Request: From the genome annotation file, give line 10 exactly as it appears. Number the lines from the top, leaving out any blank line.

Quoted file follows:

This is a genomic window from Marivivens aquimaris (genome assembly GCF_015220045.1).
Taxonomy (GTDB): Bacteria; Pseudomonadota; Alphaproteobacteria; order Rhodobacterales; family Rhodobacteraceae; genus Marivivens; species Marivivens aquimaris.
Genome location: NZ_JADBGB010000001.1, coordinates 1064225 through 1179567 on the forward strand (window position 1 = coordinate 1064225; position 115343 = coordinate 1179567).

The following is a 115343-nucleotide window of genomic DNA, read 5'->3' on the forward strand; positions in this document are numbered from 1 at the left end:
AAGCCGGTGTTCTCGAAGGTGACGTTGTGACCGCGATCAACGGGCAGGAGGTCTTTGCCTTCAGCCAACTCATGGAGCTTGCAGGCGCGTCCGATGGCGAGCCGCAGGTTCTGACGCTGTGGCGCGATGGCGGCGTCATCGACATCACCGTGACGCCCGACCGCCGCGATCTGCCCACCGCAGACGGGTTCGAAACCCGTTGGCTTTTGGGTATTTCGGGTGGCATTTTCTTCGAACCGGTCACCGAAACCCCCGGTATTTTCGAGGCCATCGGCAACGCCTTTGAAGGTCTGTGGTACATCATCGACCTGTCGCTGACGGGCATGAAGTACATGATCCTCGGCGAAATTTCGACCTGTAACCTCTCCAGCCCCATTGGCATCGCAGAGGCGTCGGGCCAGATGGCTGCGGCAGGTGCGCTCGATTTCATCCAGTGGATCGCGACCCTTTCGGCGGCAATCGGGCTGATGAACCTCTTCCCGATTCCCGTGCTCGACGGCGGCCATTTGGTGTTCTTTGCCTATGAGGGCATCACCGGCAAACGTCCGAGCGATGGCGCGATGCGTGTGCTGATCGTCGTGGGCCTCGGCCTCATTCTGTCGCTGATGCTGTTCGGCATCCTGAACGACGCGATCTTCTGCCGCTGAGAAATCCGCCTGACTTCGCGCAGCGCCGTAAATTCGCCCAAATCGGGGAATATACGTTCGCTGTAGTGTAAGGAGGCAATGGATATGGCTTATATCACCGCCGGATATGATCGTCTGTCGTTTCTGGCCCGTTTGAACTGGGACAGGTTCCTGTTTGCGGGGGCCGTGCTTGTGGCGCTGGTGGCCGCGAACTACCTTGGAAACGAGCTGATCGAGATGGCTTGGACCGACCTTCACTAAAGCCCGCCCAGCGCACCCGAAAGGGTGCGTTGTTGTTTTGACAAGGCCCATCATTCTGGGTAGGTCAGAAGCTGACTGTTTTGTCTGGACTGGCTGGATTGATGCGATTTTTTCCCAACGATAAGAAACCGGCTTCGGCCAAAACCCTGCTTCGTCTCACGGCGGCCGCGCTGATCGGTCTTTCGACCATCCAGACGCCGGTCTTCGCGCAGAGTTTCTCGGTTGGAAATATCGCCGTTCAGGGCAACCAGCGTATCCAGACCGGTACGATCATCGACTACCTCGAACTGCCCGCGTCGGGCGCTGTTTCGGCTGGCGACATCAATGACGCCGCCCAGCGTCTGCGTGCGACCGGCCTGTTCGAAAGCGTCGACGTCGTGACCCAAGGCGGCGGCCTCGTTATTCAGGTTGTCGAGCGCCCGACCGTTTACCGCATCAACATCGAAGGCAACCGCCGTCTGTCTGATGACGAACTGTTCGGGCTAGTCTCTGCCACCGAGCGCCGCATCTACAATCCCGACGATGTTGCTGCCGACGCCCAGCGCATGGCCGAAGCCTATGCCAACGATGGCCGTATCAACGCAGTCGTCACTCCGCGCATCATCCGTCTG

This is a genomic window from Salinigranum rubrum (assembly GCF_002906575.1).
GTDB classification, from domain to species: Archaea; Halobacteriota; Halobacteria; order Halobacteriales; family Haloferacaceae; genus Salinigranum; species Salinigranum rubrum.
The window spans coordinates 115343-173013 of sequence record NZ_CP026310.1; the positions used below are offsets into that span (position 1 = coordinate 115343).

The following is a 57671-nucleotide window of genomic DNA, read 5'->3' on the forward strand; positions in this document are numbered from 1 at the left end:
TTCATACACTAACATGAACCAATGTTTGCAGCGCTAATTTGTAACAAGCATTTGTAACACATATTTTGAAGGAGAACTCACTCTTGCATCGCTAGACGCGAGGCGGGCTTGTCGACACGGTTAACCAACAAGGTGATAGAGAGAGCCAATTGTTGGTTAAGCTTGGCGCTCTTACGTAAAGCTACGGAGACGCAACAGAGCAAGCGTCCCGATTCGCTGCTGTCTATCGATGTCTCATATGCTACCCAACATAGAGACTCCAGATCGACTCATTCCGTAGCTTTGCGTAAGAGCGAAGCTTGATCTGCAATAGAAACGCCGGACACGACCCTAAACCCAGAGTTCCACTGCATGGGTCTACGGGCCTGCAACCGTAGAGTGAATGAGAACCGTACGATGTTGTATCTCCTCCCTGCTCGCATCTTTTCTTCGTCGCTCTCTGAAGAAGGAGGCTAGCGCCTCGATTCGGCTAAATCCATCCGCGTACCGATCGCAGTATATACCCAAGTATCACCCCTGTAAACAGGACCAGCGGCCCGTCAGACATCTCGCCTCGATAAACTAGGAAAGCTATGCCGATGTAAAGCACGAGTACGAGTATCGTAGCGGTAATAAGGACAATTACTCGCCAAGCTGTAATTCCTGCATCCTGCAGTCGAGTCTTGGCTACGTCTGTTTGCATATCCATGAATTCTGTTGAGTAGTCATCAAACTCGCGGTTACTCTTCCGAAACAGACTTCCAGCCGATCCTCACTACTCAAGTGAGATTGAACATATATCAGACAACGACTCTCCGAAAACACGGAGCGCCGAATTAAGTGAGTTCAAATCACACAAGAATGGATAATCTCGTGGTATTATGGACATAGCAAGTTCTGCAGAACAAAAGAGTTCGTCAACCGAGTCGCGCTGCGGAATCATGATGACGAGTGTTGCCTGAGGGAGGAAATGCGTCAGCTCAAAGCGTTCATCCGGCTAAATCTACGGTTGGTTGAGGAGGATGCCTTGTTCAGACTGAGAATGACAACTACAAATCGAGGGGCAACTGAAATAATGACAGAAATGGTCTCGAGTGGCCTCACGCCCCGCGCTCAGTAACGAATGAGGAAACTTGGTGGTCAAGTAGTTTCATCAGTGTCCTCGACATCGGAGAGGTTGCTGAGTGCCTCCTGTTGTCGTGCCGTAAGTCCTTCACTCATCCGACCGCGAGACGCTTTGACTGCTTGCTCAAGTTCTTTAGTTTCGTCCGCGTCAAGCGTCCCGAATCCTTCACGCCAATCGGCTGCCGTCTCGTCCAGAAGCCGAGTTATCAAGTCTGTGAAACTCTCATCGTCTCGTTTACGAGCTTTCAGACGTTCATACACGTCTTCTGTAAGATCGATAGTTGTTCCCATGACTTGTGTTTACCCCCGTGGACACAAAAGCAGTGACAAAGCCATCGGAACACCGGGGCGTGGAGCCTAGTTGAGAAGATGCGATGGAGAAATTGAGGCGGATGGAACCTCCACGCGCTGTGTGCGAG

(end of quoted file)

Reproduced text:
TTCATACACTAACATGAACCAATGTTTGCAGCGCTAATTTGTAACAAGCATTTGTAACACATATTTTGAAGGAGAACTCACTCTTGCATCGCTAGACGCGAGGCGGGCTTGTCGACACGGTTAACCAACAAGGTGATAGAGAGAGCCAATTGTTGGTTAAGCTTGGCGCTCTTACGTAAAGCTACGGAGACGCAACAGAGCAAGCGTCCCGATTCGCTGCTGTCTATCGATGTCTCATATGCTACCCAACATAGAGACTCCAGATCGACTCATTCCGTAGCTTTGCGTAAGAGCGAAGCTTGATCTGCAATAGAAACGCCGGACACGACCCTAAACCCAGAGTTCCACTGCATGGGTCTACGGGCCTGCAACCGTAGAGTGAATGAGAACCGTACGATGTTGTATCTCCTCCCTGCTCGCATCTTTTCTTCGTCGCTCTCTGAAGAAGGAGGCTAGCGCCTCGATTCGGCTAAATCCATCCGCGTACCGATCGCAGTATATACCCAAGTATCACCCCTGTAAACAGGACCAGCGGCCCGTCAGACATCTCGCCTCGATAAACTAGGAAAGCTATGCCGATGTAAAGCACGAGTACGAGTATCGTAGCGGTAATAAGGACAATTACTCGCCAAGCTGTAATTCCTGCATCCTGCAGTCGAGTCTTGGCTACGTCTGTTTGCATATCCATGAATTCTGTTGAGTAGTCATCAAACTCGCGGTTACTCTTCCGAAACAGACTTCCAGCCGATCCTCACTACTCAAGTGAGATTGAACATATATCAGACAACGACTCTCCGAAAACACGGAGCGCCGAATTAAGTGAGTTCAAATCACACAAGAATGGATAATCTCGTGGTATTATGGACATAGCAAGTTCTGCAGAACAAAAGAGTTCGTCAACCGAGTCGCGCTGCGGAATCATGATGACGAGTGTTGCCTGAGGGAGGAAATGCGTCAGCTCAAAGCGTTCATCCGGCTAAATCTACGGTTGGTTGAGGAGGATGCCTTGTTCAGACTGAGAATGACAACTACAAATCGAGGGGCAACTGAAATAATGACAGAAATGGTCTCGAGTGGCCTCACGCCCCGCGCTCAGTAACGAATGAGGAAACTTGGTGGTCAAGTAGTTTCATCAGTGTCCTCGACATCGGAGAGGTTGCTGAGTGCCTCCTGTTGTCGTGCCGTAAGTCCTTCACTCATCCGACCGCGAGACGCTTTGACTGCTTGCTCAAGTTCTTTAGTTTCGTCCGCGTCAAGCGTCCCGAATCCTTCACGCCAATCGGCTGCCGTCTCGTCCAGAAGCCGAGTTATCAAGTCTGTGAAACTCTCATCGTCTCGTTTACGAGCTTTCAGACGTTCATACACGTCTTCTGTAAGATCGATAGTTGTTCCCATGACTTGTGTTTACCCCCGTGGACACAAAAGCAGTGACAAAGCCATCGGAACACCGGGGCGTGGAGCCTAGTTGAGAAGATGCGATGGAGAAATTGAGGCGGATGGAACCTCCACGCGCTGTGTGCGAG